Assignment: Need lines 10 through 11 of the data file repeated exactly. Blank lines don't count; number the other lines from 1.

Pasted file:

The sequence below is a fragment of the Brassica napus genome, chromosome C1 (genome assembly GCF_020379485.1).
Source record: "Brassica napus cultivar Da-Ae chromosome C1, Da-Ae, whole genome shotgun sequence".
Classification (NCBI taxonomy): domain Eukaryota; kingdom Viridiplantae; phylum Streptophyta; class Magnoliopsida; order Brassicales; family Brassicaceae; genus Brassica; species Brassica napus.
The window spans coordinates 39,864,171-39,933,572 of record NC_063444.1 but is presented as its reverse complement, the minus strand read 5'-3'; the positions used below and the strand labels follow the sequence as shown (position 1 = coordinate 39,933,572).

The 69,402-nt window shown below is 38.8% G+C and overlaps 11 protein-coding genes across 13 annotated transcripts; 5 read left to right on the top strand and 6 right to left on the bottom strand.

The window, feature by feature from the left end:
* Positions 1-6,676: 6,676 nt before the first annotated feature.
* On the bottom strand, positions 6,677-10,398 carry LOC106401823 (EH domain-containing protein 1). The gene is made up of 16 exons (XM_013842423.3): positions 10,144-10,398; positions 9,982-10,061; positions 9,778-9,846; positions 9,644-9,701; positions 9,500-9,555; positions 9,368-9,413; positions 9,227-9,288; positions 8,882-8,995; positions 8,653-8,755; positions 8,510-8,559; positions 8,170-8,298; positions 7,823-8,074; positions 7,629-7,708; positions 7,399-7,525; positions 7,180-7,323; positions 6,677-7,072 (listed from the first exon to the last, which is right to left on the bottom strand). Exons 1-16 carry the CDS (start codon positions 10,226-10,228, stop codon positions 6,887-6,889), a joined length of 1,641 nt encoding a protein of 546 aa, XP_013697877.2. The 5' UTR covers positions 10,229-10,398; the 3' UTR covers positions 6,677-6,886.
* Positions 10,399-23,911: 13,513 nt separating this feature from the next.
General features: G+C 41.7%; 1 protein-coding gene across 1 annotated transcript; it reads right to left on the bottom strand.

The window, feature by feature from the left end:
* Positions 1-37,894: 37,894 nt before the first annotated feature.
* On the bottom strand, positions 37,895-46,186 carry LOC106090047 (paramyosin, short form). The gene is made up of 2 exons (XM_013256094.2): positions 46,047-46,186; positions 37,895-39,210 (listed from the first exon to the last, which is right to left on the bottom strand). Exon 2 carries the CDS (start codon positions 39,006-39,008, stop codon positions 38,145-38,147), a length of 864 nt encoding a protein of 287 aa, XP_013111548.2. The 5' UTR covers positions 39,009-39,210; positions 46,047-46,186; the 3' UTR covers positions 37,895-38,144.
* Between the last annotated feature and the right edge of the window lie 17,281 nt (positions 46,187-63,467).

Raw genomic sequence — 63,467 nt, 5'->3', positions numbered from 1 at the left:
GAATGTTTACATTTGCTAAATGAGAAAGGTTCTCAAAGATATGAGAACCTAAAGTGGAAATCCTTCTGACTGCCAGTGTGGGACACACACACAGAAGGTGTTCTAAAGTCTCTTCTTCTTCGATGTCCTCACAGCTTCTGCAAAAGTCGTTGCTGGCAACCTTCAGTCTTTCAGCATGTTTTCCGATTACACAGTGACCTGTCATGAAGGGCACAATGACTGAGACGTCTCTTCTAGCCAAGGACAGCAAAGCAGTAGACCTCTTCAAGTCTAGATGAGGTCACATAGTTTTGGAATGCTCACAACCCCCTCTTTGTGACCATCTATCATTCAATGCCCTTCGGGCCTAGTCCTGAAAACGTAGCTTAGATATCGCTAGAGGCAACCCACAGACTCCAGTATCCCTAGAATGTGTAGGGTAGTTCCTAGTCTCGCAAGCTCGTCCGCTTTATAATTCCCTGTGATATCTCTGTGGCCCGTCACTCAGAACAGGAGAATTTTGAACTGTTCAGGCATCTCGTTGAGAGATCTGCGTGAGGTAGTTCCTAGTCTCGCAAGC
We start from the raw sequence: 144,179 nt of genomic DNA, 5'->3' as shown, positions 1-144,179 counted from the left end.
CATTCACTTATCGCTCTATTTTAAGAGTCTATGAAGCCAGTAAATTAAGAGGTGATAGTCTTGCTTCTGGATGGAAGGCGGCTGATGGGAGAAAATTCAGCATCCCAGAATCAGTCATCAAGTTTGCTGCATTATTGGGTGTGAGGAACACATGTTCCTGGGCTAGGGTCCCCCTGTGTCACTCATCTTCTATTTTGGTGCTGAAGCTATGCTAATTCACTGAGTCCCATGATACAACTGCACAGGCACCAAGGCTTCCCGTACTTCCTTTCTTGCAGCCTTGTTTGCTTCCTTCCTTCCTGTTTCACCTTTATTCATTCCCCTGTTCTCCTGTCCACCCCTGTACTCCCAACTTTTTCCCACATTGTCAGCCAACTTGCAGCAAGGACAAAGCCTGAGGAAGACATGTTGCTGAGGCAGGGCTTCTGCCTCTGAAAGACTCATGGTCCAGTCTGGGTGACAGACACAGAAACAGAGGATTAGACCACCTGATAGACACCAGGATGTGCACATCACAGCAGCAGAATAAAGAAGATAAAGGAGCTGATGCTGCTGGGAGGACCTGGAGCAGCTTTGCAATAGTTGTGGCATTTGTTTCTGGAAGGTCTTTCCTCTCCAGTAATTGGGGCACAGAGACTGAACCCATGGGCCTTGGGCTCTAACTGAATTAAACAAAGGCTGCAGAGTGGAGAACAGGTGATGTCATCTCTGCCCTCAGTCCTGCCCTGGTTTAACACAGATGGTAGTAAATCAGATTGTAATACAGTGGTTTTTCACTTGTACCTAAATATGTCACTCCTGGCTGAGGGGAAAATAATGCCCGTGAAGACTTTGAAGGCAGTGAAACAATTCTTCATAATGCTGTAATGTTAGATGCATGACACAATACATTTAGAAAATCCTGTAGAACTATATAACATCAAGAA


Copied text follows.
General features: G+C 41.7%; 1 protein-coding gene across 1 annotated transcript; it reads right to left on the bottom strand.

The window, feature by feature from the left end: